Hoku adjusts solar contract
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Hoku Scientific Inc. will be selling less polysilicon at higher prices to one of its major customers, the company said.
The Kapolei-based alternative-energy technology developer is exercising the option under its contract with Solar-Fabrik AG after the German company did not meet a September deadline to provide additional financing for Hoku's planned polysilicon plant in Pocatello, Idaho.
Hoku also said yesterday it has received a six-week extension from Japan-based Sanyo Electric Co. Ltd. to complete financing for the plant. Under the contract amendment, either company may end the supply agreement if Hoku has not secured financing by Feb. 15.
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Hoku Scientific Inc. yesterday announced changes to two of its polysilicon supply contracts, resulting in a price increase for one if its four major customers.
The Kapolei-based alternative-energy technology developer said subsidiary Hoku Materials Inc. will provide less polysilicon at higher prices in its agreement with Global Expertise Wafer Division, Ltd., a wholly owned subsidiary of Solar-Fabrik AG.
The Germany-based company, which entered into a supply agreement with Hoku in June, has already paid $2 million and provided a $25 million letter of credit for future deliveries from Hoku's planned polysilicon plant in Pocatello, Idaho.
Hoku is exercising an option under the agreement to reduce the amount of polysilicon and raise prices after Solar-Fabrik did not provide an additional $26 million letter of credit by Sept. 30, 2007.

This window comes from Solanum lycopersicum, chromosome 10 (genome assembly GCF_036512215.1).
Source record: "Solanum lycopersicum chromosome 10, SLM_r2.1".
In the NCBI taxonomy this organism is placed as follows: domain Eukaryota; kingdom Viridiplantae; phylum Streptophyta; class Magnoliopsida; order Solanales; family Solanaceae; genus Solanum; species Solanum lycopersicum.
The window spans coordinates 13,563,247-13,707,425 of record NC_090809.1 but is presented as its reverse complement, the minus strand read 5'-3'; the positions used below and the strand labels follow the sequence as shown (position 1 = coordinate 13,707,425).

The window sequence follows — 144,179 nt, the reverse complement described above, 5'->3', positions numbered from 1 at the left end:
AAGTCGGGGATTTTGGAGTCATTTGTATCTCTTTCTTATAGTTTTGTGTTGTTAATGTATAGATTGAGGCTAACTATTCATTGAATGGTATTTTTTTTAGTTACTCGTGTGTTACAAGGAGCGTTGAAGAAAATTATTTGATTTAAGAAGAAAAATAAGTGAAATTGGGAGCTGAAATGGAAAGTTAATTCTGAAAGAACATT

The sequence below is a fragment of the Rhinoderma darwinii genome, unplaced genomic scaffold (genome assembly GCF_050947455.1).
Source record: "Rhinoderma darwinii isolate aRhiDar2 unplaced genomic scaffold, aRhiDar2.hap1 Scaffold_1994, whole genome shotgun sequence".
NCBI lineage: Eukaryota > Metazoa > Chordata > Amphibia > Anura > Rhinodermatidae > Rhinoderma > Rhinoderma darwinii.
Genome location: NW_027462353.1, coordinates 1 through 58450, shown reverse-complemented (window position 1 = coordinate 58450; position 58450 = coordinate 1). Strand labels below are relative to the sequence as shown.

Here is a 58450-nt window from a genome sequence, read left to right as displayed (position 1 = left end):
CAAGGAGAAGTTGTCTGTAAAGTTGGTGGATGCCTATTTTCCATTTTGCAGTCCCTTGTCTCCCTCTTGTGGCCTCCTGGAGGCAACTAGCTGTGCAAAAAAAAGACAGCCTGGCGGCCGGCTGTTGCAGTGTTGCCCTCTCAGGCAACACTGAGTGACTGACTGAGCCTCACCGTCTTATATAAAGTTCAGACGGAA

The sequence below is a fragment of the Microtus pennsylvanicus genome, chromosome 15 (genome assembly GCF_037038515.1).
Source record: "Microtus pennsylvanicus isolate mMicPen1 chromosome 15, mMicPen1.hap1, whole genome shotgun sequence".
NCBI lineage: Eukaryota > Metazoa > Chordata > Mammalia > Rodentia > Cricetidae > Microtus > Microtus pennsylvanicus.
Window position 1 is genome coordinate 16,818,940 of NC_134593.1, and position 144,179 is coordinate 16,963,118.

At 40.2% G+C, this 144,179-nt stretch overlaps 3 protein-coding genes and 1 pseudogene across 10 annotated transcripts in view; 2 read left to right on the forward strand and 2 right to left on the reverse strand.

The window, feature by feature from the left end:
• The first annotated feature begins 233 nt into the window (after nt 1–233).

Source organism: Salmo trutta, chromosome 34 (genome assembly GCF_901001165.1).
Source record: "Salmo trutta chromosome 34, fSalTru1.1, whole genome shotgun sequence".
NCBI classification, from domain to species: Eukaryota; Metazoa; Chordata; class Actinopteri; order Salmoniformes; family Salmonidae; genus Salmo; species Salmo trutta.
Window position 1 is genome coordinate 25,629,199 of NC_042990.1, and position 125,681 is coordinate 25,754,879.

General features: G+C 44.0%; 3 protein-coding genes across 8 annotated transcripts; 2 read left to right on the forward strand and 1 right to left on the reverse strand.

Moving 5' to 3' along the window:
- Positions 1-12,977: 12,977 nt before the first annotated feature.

"To keep our financing moving forward, we unfortunately had to cut back the volume allocation to Global Expertise Wafer Division," Hoku CEO Dustin Shindo said in a statement. "However, we will continue our discussions with the Solar Fabrik Group to possibly increase their allocation from our potential future expansions."
Hoku is relying on prepayments from customers Solar-Fabrik, Solarfun Power Hong Kong Ltd., China-based Suntech Power Holdings Co. Ltd. and Japan-based Sanyo Electric Co. Ltd. to finance the $290 million plant, which is expected to bring in up to $1.5 billion in revenue over 10 years from the contracts. Solar-Fabrik is the only customer that has a dual letter of credit with Hoku, he said.
The Solar-Fabrik agreement provided for $185 million in shipments over a seven-year period. After the raising the price by an undisclosed amount and cutting volume, the shipments will total $117 million.
Hoku is required to meet production and financing milestones prior to its first shipment of polysilicon, a key material used in making solar panels, in 2009.
Hoku also said yesterday it has received a six-week extension from Sanyo to complete financing for the plant. Under the contract amendment, either company may end the supply agreement if Hoku has not secured financing by February 15.
In early December, the company signed a non-binding agreement with financial management company Merrill Lynch & Co. to borrow up to $185 million for the construction and start-up of the plant. The loan could be used as part of the required financing, Shindo said in an interview.
Separately, Hoku said in a regulatory filing last week that Idaho Power Co. will construct a $14.8 million power substation for the plant. Hoku will make an initial payment of
$3.7 million on Tuesday. The substation is expected to be completed by February 2009.